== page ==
The blaze that destroyed a building and damaged others in downtown Westminster Sunday started in a store where the owner failed to follow safety orders from fire inspectors, according to the Maryland state fire marshal.
In a prepared statement issued yesterday, the fire marshal's office said the fire was an accident and that it started in Stem's Used Furniture Store when flammable chemicals the owner was using to strip or refinish wood furniture burst into flames.
According to the report, fire inspectors visited the store in April to check electrical appliances and exits, and again in July to inspect for fire safety. On July 23, they ordered the owner, William J. Stem, to stop using the back of his workshop for stripping and refinishing until he made five improvements to comply with the state fire code.
Based on the investigation of the fire, the fire marshal concluded that Stem had disobeyed the order.
But Stem, of Manchester, said last night that he had complied on all five counts within two days of the order. Fire inspectors had told him to install a more fire-resistant door to the work area, to seal cracks, to use only electrical equipment that couldn't ignite an explosion, to install a mechanical vent to blow vapors outside and to store flammable liquids in approved storage.
"I had done all of that," Stem said, adding as evidence that after the fire, "every room in the building is gone except for that room."
Deputy Chief State Fire Marshal Bob Thomas declined to elaborate on the findings of the investigation. When told of Stem's claims, Thomas reiterated: "What we found was the facility was not up to code."
Thomas said he had asked the state attorney general to look into whether Stem could be prosecuted in connection with the blaze. The fire inspectors had not returned to Stem's since the July inspection to check for compliance, Thomas said, adding: "It's hard to say when we would have gotten back there."
Stem said Sunday that the fire started near his feet while he was stripping paint from an oak dresser in his shop. The flames quickly became a fireball, and he and his family cleared out. The seven-alarm blaze destroyed the building that housed Stem's and Heagy's Sport Shop and damaged the roofs, and caused smoke and water damage to other buildings on the block.
Thomas estimated property losses of at least $500,000.
Stem speculated that an electrical short might have set off the chemical fumes. The fire marshal's office didn't reach a conclusion on that.
"The exact ignition sources remains unknown," the report said, "although there were several possible sources, including electric motors that were found in the area of origin."
Carroll County officials condemned the building at 16 W. Main St. yesterday, as insurance adjusters gathered bids on the job of demolishing the charred shell that remained.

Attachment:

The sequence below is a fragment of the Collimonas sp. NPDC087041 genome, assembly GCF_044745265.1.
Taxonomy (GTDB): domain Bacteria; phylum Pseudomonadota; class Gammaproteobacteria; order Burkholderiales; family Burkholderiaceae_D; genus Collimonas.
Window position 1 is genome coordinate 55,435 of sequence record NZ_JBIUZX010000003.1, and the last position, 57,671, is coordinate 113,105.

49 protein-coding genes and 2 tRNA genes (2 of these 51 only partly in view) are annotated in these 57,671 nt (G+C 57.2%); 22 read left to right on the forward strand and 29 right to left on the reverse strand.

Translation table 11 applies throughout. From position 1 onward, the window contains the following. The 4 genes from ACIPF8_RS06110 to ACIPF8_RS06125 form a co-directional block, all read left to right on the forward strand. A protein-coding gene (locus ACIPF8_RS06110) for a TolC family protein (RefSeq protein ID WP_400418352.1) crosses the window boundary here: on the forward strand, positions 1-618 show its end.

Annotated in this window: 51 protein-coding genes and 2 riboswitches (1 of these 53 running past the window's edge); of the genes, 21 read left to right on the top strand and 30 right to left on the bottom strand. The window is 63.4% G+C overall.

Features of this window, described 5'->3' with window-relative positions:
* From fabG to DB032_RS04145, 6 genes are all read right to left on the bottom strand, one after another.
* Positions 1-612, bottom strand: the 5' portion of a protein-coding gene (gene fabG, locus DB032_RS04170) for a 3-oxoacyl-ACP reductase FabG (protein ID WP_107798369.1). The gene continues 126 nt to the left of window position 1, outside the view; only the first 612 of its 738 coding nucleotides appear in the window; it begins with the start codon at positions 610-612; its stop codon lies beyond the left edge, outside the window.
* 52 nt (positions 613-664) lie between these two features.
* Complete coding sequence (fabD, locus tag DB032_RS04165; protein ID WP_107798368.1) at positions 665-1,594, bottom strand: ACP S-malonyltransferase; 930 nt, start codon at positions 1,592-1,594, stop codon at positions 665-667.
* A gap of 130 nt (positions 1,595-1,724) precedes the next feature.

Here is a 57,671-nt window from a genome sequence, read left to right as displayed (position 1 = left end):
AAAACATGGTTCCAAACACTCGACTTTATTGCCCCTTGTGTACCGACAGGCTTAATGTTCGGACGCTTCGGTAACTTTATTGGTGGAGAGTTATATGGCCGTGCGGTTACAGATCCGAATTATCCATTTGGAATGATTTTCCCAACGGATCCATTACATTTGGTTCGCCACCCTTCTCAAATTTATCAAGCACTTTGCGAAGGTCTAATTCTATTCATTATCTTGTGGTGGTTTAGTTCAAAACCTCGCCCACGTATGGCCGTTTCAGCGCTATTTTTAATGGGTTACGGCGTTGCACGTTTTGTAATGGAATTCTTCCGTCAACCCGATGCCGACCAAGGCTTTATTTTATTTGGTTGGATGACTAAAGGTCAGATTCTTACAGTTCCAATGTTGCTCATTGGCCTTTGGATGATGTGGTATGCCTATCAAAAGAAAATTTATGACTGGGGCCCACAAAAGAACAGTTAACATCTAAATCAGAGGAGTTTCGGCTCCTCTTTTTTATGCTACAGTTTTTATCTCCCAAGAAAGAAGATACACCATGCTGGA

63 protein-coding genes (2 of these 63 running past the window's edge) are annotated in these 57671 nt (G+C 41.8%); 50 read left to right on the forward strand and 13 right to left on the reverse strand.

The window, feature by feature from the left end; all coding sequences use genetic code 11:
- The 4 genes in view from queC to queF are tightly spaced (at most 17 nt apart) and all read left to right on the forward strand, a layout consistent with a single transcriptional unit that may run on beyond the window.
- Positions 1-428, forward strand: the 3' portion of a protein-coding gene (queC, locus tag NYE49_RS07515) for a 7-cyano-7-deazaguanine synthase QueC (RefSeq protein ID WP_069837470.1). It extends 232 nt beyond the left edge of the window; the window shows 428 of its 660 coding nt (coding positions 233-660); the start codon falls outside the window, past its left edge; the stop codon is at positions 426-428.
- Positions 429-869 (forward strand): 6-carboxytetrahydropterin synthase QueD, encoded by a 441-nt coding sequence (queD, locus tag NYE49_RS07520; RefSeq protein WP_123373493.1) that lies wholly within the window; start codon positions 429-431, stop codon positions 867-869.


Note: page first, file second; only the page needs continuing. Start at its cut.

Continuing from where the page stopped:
Meanwhile, businesses and apartment dwellers along the block were getting their lives back in order.
After pumping out 6 inches of water, and running all glassware through the dishwasher, Champs opened its bar for drinks. The restaurant will open tomorrow, said Champs manager David Johansson.
Nearby, the Flower Box florist had relocated temporarily to the quarters of a friendly competitor.
Eileen Gist, owner of the Stewart Dutterer Flower Shop, said she had given over a room and telephone line in her shop to Flower Box employees for as long as it takes them to find a new location or restore the old one.
Many of the residents who had fled 19 apartments over the businesses along the block had moved back in.
Amy Gaver, staff specialist at the Red Cross office in Westminster, was looking for more apartment residents to refer to shelter or to supply with vouchers for replacing refrigerated food that spoiled when electricity was shut off. But most were at work or making their own arrangements, she said.
Donna Barrett, who lived in an apartment on the block with her two children, ages 6 years and 11 months, planned to accept the Red Cross offer of a food voucher and a night in a shelter.
Barrett expects to move back to her apartment as soon as she can clean and air it out.
The future was less certain for the owners of Stem's and Heagy's.
Heagy's Sport Shop also is one of five game check stations in Carroll County, where hunters would register their deer kills for the state Department of Natural Resources.
Marilyn Mause, DNR's wildlife biologist for Carroll, Harford and Baltimore counties, said she had received several calls from people wanting to start a check station in place of the one at Heagy's. But Mause said she would give the owner a chance to set up shop elsewhere in case he wants to continue the check station himself in Westminster.
As the last wisps of the smoke escaped through the now-roofless building, Stem was staring at $50,000 and $100,000 worth of furniture burnt to charcoal.
"I still owed for some of this stuff," he said.
Stem was planning to start all over, doing business out of a trailer.